# Theorem Proving with Prolog

First, I realized that the beautiful theorems of Sturm and Liouville are of no use whatsoever. (Gian-Carlo Rota, Ten lessons I wish I had learned before I started teaching differential equations)

Is Prolog a theorem prover? Richard O'Keefe said it best:

Prolog is an efficient programming language because it is a very stupid theorem prover.

Thus, there is a connection between Prolog and theorem proving. In fact, execution of a Prolog program can be regarded as a special case of resolution, called SLDNF resolution.

However, Prolog is not a full-fledged theorem prover. In particular, Prolog is logically incomplete due to its depth-first search strategy: Prolog may be unable to find a resolution refutation even if one exists.

But, and that is the critical point, we can of course implement theorem provers in Prolog! This is because Prolog is a Turing complete programming language, and every theorem prover that can be implemented on a computer can also be implemented in Prolog.

Theorem provers often require some kind of search, such as a search for proofs or counterexamples. It is very easy to implement various search strategies in Prolog: We can, but need not, reuse its built-in depth-first search.

Here as an example of a theorem prover written in Prolog, implementing the resolution calculus for propositional logic:
```pl_resolution(Clauses0, Chain) :-
maplist(sort, Clauses0, Clauses), % remove duplicates
length(Chain, _),
pl_derive_empty_clause(Chain, Clauses).

pl_derive_empty_clause([], Clauses) :-
member([], Clauses).
pl_derive_empty_clause([C|Cs], Clauses) :-
pl_resolvent(C, Clauses, Rs),
pl_derive_empty_clause(Cs, [Rs|Clauses]).

pl_resolvent((As0-Bs0) --> Rs, Clauses, Rs) :-
member(As0, Clauses),
member(Bs0, Clauses),
select(Q, As0, As),
select(not(Q), Bs0, Bs),
append(As, Bs, Rs0),
sort(Rs0, Rs), % remove duplicates
maplist(dif(Rs), Clauses).
```
The complete file is available from plres.pl.

Here is an example query, using portray_clause/1 to print the resulting refutation chain in such a way that any subsequent program that verifies the proof can easily read it with the built-in predicate read/1:
```?- Clauses = [[p,not(q)], [not(p),not(s)], [s,not(q)], [q]],
pl_resolution(Clauses, Rs),
maplist(portray_clause, Rs).
```
It leads to the following refutation chain:
```[p, not(q)]-[not(p), not(s)] -->
[not(q), not(s)].
[s, not(q)]-[not(q), not(s)] -->
[not(q)].
[q]-[not(q)] -->
[].
```
Note in particular:
• We are not using Prolog's built-in search strategy as the search strategy of the prover! In this case, the prover uses iterative deepening to guarantee refutation-completeness: If a refutation exists, then it is found. Iterative deepening is easy to implement in Prolog, since length/2 creates longer and longer lists on backtracking, and they can be used for limiting the search. Iterative deepening may seem like a very inefficient search strategy at first glance, but it is in fact an optimal search strategy under very general assumptions.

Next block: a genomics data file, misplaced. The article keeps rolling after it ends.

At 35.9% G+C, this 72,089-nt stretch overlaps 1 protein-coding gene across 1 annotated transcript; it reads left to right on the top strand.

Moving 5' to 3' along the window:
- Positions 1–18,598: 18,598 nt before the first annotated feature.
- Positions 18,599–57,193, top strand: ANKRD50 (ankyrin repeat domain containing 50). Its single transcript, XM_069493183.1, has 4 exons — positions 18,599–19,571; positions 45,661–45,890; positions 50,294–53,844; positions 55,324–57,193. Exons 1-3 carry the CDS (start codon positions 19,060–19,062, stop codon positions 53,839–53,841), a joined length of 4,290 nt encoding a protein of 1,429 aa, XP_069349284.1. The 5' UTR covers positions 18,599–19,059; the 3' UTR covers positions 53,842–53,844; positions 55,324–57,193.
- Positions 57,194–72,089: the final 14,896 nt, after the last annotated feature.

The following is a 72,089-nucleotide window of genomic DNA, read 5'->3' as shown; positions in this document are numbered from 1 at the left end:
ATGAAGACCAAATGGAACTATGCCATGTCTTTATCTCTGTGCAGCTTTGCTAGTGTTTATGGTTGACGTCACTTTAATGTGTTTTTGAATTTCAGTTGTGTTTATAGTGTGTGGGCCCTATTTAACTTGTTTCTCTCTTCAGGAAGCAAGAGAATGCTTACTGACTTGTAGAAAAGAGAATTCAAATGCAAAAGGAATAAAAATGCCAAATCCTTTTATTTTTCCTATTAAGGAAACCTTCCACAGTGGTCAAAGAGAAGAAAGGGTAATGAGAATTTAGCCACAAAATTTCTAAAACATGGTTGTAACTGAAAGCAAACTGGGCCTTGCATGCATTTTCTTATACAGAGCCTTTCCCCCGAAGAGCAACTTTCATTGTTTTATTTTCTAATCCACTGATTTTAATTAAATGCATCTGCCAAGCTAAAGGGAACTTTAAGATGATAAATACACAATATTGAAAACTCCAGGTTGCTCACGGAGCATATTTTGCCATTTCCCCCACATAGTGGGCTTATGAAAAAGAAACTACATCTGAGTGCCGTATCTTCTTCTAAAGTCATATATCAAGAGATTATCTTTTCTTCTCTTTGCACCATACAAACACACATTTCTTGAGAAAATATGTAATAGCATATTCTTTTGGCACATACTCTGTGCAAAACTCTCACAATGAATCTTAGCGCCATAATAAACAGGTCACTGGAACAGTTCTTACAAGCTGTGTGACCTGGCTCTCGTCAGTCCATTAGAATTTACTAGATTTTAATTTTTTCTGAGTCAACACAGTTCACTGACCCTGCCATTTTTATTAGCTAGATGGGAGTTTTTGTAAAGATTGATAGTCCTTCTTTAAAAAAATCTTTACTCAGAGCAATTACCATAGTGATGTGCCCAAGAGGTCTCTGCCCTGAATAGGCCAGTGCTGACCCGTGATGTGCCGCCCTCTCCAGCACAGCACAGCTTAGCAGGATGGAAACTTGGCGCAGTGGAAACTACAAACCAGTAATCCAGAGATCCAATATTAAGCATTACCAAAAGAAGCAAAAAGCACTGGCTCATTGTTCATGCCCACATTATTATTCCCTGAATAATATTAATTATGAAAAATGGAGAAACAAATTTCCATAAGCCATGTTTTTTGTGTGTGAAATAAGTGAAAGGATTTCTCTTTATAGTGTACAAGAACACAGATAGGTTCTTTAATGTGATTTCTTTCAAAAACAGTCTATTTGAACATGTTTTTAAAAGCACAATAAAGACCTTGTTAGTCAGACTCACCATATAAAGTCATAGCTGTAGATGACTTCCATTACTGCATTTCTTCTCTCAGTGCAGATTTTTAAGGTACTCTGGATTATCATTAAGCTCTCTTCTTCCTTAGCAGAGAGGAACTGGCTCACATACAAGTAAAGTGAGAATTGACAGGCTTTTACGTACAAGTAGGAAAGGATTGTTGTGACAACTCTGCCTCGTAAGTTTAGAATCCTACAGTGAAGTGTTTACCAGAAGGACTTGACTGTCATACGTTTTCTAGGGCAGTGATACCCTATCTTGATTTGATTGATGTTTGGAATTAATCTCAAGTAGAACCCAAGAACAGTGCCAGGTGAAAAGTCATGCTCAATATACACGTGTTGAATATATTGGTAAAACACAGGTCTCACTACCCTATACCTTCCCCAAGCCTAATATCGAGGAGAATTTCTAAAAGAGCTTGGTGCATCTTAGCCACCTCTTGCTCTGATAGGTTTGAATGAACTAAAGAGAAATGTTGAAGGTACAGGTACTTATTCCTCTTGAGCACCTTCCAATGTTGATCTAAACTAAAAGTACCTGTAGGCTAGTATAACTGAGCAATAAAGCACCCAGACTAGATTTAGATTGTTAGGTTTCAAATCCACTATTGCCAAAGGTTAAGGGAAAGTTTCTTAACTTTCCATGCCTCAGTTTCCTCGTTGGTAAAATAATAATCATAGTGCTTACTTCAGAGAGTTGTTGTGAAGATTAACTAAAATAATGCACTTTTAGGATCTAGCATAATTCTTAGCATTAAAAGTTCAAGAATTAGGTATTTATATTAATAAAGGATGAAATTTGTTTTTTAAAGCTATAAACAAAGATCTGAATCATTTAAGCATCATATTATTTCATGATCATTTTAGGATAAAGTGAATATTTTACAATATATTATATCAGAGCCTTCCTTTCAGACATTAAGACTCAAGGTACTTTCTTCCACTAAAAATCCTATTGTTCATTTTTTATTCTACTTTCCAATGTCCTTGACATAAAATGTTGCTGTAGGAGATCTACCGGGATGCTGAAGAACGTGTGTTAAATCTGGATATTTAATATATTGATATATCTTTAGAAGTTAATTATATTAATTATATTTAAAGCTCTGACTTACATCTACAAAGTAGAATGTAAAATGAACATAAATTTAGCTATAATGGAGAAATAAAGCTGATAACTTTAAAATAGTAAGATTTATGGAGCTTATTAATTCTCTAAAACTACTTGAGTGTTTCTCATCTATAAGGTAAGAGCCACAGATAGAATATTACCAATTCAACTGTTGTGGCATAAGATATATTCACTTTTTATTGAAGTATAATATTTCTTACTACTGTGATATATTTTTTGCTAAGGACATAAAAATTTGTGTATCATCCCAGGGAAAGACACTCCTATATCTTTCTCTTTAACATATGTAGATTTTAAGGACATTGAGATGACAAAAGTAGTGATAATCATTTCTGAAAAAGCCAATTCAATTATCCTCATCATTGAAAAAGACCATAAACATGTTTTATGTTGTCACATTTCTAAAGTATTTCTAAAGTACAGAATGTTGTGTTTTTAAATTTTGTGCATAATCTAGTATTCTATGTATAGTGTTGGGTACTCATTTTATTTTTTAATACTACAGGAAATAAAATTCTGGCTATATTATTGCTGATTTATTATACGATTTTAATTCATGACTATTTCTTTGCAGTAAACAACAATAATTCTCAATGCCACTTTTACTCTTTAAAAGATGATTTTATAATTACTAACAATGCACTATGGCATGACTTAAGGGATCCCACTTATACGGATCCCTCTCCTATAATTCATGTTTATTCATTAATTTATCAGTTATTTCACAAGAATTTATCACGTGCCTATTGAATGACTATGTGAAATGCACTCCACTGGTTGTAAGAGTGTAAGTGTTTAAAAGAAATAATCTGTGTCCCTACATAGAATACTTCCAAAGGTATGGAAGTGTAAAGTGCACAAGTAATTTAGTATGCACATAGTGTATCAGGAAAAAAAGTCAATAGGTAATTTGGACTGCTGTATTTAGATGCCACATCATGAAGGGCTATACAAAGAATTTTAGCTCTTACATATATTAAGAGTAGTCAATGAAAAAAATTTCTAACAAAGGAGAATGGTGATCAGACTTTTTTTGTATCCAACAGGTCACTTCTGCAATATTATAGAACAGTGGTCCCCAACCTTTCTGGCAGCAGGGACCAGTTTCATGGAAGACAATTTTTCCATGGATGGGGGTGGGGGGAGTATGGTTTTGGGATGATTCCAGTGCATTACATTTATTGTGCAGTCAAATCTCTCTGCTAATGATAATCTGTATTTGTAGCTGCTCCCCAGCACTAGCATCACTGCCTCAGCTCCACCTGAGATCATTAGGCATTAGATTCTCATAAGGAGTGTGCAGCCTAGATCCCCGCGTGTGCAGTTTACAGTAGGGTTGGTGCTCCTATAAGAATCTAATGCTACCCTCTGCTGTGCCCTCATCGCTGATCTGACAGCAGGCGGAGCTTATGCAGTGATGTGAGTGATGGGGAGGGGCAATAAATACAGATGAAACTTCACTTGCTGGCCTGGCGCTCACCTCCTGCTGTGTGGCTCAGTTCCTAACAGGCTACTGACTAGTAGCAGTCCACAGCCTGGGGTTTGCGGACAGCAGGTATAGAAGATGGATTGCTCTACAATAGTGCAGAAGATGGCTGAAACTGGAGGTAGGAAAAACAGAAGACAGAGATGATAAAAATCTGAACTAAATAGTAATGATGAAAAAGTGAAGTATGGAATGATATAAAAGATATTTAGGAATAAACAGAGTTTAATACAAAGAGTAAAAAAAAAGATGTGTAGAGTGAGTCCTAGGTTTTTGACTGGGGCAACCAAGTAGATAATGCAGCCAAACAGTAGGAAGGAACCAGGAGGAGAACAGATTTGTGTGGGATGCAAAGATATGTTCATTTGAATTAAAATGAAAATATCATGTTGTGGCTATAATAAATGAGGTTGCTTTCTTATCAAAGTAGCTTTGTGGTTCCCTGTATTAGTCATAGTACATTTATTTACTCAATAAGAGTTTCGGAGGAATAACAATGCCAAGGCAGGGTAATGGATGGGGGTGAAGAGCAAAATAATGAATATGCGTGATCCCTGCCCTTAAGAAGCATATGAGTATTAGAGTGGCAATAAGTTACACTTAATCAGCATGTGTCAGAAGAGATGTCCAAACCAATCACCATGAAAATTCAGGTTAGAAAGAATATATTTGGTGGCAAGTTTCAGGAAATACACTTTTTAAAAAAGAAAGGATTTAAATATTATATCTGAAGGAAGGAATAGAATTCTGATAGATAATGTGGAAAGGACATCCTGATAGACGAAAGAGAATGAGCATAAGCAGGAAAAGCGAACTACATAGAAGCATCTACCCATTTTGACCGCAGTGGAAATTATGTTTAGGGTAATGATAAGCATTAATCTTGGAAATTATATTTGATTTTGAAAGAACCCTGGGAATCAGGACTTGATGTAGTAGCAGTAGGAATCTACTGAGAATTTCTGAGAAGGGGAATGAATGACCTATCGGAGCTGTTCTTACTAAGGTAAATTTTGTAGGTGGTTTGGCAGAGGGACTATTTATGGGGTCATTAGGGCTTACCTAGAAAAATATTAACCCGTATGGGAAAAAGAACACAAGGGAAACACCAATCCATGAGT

• We are not using Prolog variables to represent variables from the object level! In this case, Prolog atoms represent propositional variables. This is called a ground representation of variables. If we use Prolog variables instead, then we can use Boolean constraints as an alternative solution method for showing that the formula is unsatisfiable:
```?- sat(P + ~Q), sat(~P + ~S), sat(S + ~Q), sat(Q).
false.
```
The choice of data representation can thus significantly influence how we can reason about such formulas.
Therefore, when discussing theorem provers that are implemented using Prolog, we must keep in mind that the way Prolog works internally can differ significantly from the implemented behaviour of the prover itself: Its search strategy, its representation of variables, its logical properties, and indeed anything at all can differ from the way Prolog—regarded as a simplistic theorem prover—works internally, since we are using Prolog only as one of many possible implementation languages for theorem provers.

That being said, many properties make Prolog an especially suitable language for implementing theorem provers. For example:
• Prolog's built-in search and backtracking can be readily used when searching for proofs and counterexamples
• complete search strategies, such as iterative deepening, can be easily expressed in Prolog
• Prolog's logic variables can often be used to represent variables from the object level, allowing us to absorb built-in Prolog features like unification
• built-in constraints allow for declarative specifications that often lead to very elegant and efficient programs.
Other examples of theorem provers implemented in Prolog are:
• Presprover: Proves formulas of Presburger arithmetic
• TRS: Implements a completion procedure for Term Rewriting Systems in Prolog.
Many logic puzzles can be solved by applying some form of theorem proving.